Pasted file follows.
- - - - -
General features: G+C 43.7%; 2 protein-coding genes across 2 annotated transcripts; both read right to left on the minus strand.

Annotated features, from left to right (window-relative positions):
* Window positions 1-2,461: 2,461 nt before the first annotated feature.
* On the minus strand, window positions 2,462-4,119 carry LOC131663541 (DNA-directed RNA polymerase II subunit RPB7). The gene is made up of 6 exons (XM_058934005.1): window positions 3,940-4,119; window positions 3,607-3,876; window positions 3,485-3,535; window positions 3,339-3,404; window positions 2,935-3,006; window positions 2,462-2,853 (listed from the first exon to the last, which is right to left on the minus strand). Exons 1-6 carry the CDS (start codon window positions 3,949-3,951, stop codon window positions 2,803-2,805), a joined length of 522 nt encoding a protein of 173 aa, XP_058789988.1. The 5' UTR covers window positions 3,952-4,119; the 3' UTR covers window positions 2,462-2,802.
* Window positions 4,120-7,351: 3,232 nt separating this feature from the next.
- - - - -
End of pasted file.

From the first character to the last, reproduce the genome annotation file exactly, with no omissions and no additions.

General features: G+C 43.7%; 2 protein-coding genes across 2 annotated transcripts; both read right to left on the minus strand.

Annotated features, from left to right (window-relative positions):
* Window positions 1-2,461: 2,461 nt before the first annotated feature.
* On the minus strand, window positions 2,462-4,119 carry LOC131663541 (DNA-directed RNA polymerase II subunit RPB7). The gene is made up of 6 exons (XM_058934005.1): window positions 3,940-4,119; window positions 3,607-3,876; window positions 3,485-3,535; window positions 3,339-3,404; window positions 2,935-3,006; window positions 2,462-2,853 (listed from the first exon to the last, which is right to left on the minus strand). Exons 1-6 carry the CDS (start codon window positions 3,949-3,951, stop codon window positions 2,803-2,805), a joined length of 522 nt encoding a protein of 173 aa, XP_058789988.1. The 5' UTR covers window positions 3,952-4,119; the 3' UTR covers window positions 2,462-2,802.
* Window positions 4,120-7,351: 3,232 nt separating this feature from the next.